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Ms. HAYWORTH. Mr. Chairman, I have an amendment at the desk.
The Acting CHAIR. The Clerk will designate the amendment.
The text of the amendment is as follows:
At the end of the bill (before the short title), insert the following:
Sec. __. None of the funds made available by this Act may be used to implement section 1899A of the Social Security Act (42 U.S.C. 1395kkk), as added by section 3403 of the Patient Protection and Affordable Care Act (Public Law 111-148).
The Acting CHAIR. Pursuant to the order of the House of February 18, 2011, the gentlewoman from New York (Ms. Hayworth) and a Member opposed each will control 3 minutes.
The Chair recognizes the gentlewoman from New York.
Ms. HAYWORTH. Mr. Chairman, section 3404 of the Patient Protection and Affordable Care Act created the Independent Payment Advisory Board, known by the acronym ``IPAB.'' Beginning in 2014, this 15-member board will be charged with cutting the growth rate of Medicare spending. IPAB is designed as a bureaucracy that will be looking not at how to improve patient care but how to hit an expenditure target.
PPACA limits what IPAB would be able to do to restrict cost growth. For example, IPAB cannot recommend higher cost sharing, or otherwise restrict benefits or eligibility. The primary means of achieving expenditure targets will be to reduce payments to physicians and hospitals. This, in turn, will reduce access to providers--access that Medicare patients need to have--as the providers will find that they will not be able to afford to accept Medicare's reimbursement rates.
Furthermore, Congress ceded a tremendous amount of power to the IPAB. If Members believe that the cuts proposed by IPAB won't work or are too draconian, it will take an affirmative act by future Congresses to overturn its recommendations. This represents an abdication of responsibility by Congress, whose Members are expected to make these decisions, not unelected, unaccountable Federal bureaucrats. Equally troubling, the IPAB bears more than a passing resemblance to the British National Institute for Clinical Excellence, which governs payment for the National Health Service.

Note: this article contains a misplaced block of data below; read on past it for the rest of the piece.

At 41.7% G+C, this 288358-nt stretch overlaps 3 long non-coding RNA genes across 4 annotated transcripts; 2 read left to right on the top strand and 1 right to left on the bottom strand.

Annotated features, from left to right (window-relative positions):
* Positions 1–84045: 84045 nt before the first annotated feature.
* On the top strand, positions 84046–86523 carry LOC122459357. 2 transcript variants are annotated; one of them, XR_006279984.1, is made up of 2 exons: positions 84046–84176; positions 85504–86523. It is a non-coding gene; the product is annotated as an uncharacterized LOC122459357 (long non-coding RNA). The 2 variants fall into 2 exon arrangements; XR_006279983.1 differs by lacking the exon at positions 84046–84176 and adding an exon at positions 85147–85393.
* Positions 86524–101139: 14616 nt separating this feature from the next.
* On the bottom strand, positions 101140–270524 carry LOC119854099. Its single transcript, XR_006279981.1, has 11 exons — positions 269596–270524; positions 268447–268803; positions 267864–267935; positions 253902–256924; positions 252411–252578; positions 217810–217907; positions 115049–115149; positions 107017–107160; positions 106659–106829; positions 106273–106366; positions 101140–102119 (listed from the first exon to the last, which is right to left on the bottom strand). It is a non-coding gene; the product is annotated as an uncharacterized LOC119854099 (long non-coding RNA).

From my vantage point as an ophthalmologist, one example will demonstrate why a similarity between IPAB and NICE, which is the ironic acronym for this powerful British entity, should give all of us pause. Up until a couple of years ago, NICE refused to pay for treatment for a form of macular degeneration that led, in most cases, to legal blindness if the sufferer had good vision in the other eye. This is nearly impossible for an American to fathom that a government agency would compel a doctor to, in effect, calmly watch a patient go blind in one eye even though vision-saving treatment was available.
If an unelected board of advisers is compelled to make decisions primarily on the basis of cost, then this is the kind of awful choice our doctors and patients may well be forced to accept; and this is one of many reasons the Affordable Care Act was repealed by the House last month. We honor the goals of this law to allow all Americans to have access to good care with affordable, portable health insurance; but we need to go about achieving those goals while preserving the choice, quality and innovation that Americans expect and deserve.
As we craft alternatives that will honor the best of American medicine, we will best serve our citizens by prohibiting any funding towards the implementation of the Independent Payment Advisory Board.
I strongly urge the support of all Members for the amendment I am sponsoring, and I thank you.
I yield back the balance of my time.
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